July 06, 2010

Wedding Food Choices: Sit Down, Buffet, or Stations?

I think I've made it clear during what's now more than a year of blog posts that I really like food. It might even be safer to say that I'm obsessed with it. I start thinking about what I'm going to eat for each meal first thing in the morning, and I am seriously thrown off if those plans change. I like going out to eat more than almost anything else in the world. In short, food is my favorite.

So it follows that I'm putting a lot of thought into what kind of food I'll serve at my wedding reception. I want to avoid the slabs of grey meat and the anemic-looking baby carrots that I helped serve at weddings when I worked at a certain golf club that will not be named, and I want the food I offer to my guests to reflect me.

I've broken down some thoughts on the three most common wedding food setups: Sit Down Dinner, Buffet Dinner, and Food Stations.

Sit Down Dinner: Having worked behind the scenes as a waitress for a summer full of weddings when I was in college, I know that plated food often sits in the kitchen getting cold while a limited number of servers are busting their tushies to get the bridal party and the important tables served first. I also know that people are picky eaters, and that plated dinners are only satisfying if every guest is eating everything on his or her plate.

On the other hand, I also think a plated dinner can be extremely elegant, if you have ample servers on hand to run the food out quickly. It lends a restaurant feel to the reception that fits a more formal affair.

Buffet Dinner: I tend to think of buffet dinners at weddings as a fat but lovable uncle; they're a little clunky and unattractive, but they make everyone happy. With a buffet, the anorexic psycho girls can just eat salad (Dressing on the SIDE, I said!), and the "big hungry boys," as Calvin Trillin calls them, can get their fill of steak or whatever.

Buffets do tend to foster a kind of cafeteria feeling when everyone's crowding into the line to get their food, however, and they can end up wasting a lot of food if a caterer overestimates the probable popularity of a certain dish. And, based (again) on my one summer of waitressing, I have an aversion to chafing dishes and Sterno cups that borders on pathological.

Stations: Kitt like. While there's always the risk that one station in particular will attract too many people or be left completely ignored, stations make the most sense to me because they allow guests to eat their fill, while spreading out the mass of people so that the bride (me, in this case) doesn't brake out into agoraphobic hives.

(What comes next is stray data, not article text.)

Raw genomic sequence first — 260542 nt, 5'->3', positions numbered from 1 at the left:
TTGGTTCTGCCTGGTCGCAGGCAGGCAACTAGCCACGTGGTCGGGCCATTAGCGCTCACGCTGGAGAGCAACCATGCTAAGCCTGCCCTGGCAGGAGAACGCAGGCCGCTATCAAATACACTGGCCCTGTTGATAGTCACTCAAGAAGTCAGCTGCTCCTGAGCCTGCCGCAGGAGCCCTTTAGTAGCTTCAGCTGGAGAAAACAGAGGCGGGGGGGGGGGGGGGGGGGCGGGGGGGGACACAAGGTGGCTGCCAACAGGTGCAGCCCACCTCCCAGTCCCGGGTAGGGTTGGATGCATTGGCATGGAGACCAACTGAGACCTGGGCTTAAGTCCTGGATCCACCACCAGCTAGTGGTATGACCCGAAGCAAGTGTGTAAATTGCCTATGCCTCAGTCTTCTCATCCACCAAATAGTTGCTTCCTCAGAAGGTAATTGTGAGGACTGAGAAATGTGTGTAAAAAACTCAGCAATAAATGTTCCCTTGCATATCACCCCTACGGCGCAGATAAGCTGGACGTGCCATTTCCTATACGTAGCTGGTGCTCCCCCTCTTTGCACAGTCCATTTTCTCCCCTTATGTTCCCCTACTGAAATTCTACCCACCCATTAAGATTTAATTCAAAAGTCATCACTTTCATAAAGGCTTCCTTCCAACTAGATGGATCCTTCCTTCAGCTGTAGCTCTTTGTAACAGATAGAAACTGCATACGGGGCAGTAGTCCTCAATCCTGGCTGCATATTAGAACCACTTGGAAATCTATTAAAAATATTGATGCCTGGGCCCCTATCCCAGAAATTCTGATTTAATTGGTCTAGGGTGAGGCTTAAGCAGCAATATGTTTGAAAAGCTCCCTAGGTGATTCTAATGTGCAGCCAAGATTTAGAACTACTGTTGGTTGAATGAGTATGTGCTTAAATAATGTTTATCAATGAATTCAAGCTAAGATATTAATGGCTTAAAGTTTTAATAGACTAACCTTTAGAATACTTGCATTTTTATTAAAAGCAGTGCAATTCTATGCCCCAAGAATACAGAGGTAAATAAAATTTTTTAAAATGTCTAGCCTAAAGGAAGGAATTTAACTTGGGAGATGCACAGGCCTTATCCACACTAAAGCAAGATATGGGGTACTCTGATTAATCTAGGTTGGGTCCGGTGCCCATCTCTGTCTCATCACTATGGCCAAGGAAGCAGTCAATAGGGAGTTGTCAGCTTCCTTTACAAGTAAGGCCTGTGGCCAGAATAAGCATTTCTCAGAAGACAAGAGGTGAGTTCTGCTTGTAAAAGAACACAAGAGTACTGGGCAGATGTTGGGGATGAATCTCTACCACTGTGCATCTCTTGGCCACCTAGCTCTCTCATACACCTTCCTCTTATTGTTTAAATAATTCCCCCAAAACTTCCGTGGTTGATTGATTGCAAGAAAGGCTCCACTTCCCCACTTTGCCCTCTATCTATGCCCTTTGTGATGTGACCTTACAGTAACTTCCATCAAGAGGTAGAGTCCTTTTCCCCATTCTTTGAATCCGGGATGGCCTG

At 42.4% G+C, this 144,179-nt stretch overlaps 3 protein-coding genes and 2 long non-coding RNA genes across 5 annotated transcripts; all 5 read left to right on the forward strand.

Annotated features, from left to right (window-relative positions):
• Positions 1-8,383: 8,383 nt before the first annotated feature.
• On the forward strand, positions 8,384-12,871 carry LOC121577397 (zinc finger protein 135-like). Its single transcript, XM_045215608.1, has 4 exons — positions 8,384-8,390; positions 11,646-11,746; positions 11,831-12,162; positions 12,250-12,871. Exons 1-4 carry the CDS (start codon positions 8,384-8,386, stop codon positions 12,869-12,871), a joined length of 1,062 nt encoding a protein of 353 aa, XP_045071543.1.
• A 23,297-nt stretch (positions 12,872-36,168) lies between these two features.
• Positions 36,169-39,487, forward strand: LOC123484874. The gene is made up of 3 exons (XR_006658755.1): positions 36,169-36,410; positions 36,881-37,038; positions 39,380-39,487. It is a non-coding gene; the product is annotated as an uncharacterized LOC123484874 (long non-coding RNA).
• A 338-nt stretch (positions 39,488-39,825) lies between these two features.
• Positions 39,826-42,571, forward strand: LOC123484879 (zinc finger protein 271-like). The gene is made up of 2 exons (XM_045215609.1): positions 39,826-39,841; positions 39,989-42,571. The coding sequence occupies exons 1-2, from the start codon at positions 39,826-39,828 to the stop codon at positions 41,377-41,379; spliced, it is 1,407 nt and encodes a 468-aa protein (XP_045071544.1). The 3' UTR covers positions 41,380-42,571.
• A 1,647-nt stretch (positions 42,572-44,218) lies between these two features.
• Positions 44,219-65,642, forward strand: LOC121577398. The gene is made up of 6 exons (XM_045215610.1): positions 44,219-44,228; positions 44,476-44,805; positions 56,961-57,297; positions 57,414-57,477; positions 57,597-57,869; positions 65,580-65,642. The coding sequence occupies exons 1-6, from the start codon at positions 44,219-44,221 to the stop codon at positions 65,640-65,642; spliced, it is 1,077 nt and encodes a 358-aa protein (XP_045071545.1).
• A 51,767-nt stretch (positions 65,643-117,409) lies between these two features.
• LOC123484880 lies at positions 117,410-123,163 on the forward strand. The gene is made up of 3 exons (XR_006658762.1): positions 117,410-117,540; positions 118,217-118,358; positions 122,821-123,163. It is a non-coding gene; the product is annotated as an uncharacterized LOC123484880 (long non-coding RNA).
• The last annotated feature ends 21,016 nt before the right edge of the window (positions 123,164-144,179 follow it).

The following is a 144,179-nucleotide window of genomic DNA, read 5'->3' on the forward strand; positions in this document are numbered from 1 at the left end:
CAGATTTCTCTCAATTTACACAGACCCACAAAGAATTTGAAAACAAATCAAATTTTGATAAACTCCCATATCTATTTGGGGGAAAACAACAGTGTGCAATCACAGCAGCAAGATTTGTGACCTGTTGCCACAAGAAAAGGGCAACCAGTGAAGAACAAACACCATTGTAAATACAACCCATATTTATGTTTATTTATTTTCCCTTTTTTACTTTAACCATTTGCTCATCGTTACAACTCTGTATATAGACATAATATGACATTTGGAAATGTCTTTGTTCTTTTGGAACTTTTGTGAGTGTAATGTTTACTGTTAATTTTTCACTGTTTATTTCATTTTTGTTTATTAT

I'm also planning on including a travel theme in my wedding decor, and I like the idea of incorporating it into the stations by having each station reflect the cuisine of a certain region. My favorites so far are: Greece, Italy, Japan, France, Mexico, and India. I'm not sure where the steak for the "big hungry boys" fits within the scheme of those countries, but I'll figure it out. I guess I could have one station called MURKA and just have slabs of rib eye, cooked rare, bleeding onto a red, white, and blue tablecloth.

From the weddings I've attended and the absurd number of bridal magazines and websites I've been poring over recently, I know that the three things people remember from a wedding are: food (and drink...that's worth a whole separate post), decor, and entertainment. I'm absurdly, almost pathetically excited to DIY my wedding decor, and the guests I anticipate having at the wedding are liable to create their own entertainment wherever they go. So, really, the food is the last piece of the puzzle, and I plan on making it good.


  1. Stations are really nice. My cousin Amy had a wedding with stations and for a wedding of that size (200+ people) it kept the flow of people going steadily and no one left hungry. They were telling me it helped them personalize their menu more too because there were stations more representative of the bride and some of the groom. I agree with you on buffets--the food tends to be subpar and having your guests waiting in line with a huge plate doesn't quite make for an elegant meal where everyone can appreciate the food.

  2. We had served food, but I think that works best with a smaller wedding (if I recall, we were around 100 people). I also think it worked because we were able to really customize the food to reflect us and the feel of the wedding: we had glazed pork, kale, and mashed sweet potatoes (it was glorious). We also did have some appetizer stations, which worked really well.

    You seem to have it pretty well figured: I think so much depends on the personality of the couple, the feel of the wedding, and the personality of the guests, and you know that better than anybody. I am so excited about hearing about plans; if you want to bounce ideas off somebody who's been through it, you can always email/facebook me. (;

  3. In New Orleans, no one does sit down. It's stations and people walking around with trays of mini-Muffalettas. It's the best.

  4. The only downside of stations is that you don't have everyone seated at the same time-some people are sitting, some are standing. Sometimes it is nice to have the vibe of everyone sitting, talking etc--especially for toasts. But, the food can be better with stations, especially in terms of allowing for vareity. As long as you are okay with that, then go for it.